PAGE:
New Zealand Christian group in smacking ban warning

Campaigners in New Zealand who organised to fight a ban on smacking introduced a decade ago claim it has had a “chilling” effect on parents.

Campaigners in New Zealand who organised to fight a ban on smacking introduced a decade ago claim it has had a “chilling” effect on parents.

Family First NZ, a conservative Christian campaign group, called on Scots to oppose plans to introduce legislation at Holyrood which would ban smacking.

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The Scottish Government has said it will support a member’s bill brought forward by Green MSP John Finnie to scrap the legal defence of justifiable assault and add Scotland to the list of 52 countries worldwide where physical punishment of children is outlawed.

The move has the support of all parties in the Scottish Parliament except the Conservatives, but has attracted criticism from some religious groups and parents’ rights campaigners in Scotland.

Bob McCoskrie, the national director and co-founder of Family First NZ, claimed the move will criminalise good parents and harm children.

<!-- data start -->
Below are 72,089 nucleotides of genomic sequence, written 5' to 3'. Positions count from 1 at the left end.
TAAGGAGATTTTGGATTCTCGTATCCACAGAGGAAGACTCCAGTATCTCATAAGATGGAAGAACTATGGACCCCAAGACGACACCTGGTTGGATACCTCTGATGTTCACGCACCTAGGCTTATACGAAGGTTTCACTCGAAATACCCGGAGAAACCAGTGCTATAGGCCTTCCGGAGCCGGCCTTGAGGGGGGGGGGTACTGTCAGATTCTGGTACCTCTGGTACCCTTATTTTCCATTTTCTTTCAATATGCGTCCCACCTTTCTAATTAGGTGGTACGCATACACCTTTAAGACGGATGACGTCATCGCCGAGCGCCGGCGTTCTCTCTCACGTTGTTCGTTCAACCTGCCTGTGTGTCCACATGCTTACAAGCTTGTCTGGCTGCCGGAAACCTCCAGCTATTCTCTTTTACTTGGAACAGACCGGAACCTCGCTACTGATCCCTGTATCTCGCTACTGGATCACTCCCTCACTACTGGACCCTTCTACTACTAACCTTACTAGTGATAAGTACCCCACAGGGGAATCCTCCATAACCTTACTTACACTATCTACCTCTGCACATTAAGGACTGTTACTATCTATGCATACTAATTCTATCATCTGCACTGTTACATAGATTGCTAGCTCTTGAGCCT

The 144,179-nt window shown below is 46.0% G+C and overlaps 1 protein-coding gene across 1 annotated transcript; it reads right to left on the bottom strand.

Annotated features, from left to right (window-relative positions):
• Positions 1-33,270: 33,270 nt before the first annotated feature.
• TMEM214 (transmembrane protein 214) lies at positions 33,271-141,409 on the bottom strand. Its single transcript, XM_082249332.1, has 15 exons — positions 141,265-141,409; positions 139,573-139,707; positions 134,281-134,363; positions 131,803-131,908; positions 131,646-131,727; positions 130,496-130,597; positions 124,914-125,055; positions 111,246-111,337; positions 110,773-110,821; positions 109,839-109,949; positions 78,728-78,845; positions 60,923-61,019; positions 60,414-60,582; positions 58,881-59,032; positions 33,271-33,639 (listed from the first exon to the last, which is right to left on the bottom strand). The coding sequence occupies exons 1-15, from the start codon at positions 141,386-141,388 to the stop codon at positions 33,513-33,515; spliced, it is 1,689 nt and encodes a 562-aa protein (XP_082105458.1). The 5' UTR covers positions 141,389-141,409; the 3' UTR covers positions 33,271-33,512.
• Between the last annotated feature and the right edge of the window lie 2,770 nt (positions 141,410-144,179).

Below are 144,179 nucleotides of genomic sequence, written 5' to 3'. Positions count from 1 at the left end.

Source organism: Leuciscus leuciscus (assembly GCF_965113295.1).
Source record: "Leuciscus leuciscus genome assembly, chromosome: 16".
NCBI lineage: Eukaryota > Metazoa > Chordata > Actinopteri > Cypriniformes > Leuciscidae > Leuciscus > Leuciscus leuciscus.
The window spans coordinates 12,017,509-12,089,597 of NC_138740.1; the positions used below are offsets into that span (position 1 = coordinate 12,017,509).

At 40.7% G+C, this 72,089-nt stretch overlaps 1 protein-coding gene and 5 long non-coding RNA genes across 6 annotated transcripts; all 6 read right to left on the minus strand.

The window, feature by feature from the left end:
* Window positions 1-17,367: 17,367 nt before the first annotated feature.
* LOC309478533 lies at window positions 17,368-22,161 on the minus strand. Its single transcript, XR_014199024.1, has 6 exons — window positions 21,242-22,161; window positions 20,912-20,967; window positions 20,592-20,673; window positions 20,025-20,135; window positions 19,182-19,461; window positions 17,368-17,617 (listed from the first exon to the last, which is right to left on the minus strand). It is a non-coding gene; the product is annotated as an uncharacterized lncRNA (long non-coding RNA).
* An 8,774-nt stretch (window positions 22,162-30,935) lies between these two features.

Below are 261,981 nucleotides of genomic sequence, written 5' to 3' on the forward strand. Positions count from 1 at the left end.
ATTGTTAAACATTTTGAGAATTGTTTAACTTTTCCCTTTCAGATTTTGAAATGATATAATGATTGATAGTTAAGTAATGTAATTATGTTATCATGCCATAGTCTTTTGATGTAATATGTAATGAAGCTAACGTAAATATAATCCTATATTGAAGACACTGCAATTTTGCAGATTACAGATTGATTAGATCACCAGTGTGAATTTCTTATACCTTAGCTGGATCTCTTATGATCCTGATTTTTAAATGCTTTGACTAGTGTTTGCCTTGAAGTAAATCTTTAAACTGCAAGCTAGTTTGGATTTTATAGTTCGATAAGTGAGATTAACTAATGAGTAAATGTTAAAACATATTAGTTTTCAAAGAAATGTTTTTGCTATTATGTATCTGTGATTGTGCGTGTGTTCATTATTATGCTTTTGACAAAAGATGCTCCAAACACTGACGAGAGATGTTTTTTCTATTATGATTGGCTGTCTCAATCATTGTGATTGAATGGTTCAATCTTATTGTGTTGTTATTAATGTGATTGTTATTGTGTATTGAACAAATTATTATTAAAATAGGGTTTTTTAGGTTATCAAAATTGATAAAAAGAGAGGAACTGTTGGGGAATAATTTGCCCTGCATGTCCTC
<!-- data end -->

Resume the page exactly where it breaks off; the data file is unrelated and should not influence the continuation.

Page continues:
“A decade on from the passing of the controversial anti-smacking law in New Zealand, the law has maintained its very high level of opposition, but most significantly the law has had a ‘chilling’ effect on parenting and rather than tackling rotten parents who are abusing their children, it has targeted well-functioning parents,” Mr McCoskrie said.

Family First NZ quoted police statistics suggesting the law introduced in 2007 has had little wider cultural impact in New Zealand, with significant increases in reporting of child physical and sexual abuse since it was passed. A 2016 survey also found that two-thirds of parents in New Zealand say they would be willing to flout the law, while a 2011 study suggested a third of parents had been threatened by their children with being reported to the police if they were smacked.

The earlier survey found one in four parents of young children reported feeling less confident dealing with ‘unacceptable behaviour’.

“New Zealanders predicted all of this before the law was passed, but their concerns were ignored,” Mr McCoskrie added.

“The politicians and anti-smacking lobby groups linked good parents who smacked their children with child abusers, a notion roundly rejected - and still rejected – by New Zealanders. We would warn Scottish parents that this law will harm and rip apart families..”

The Scottish Government has said physical punishment can have “negative effects on children which can last long after the physical pain has died”.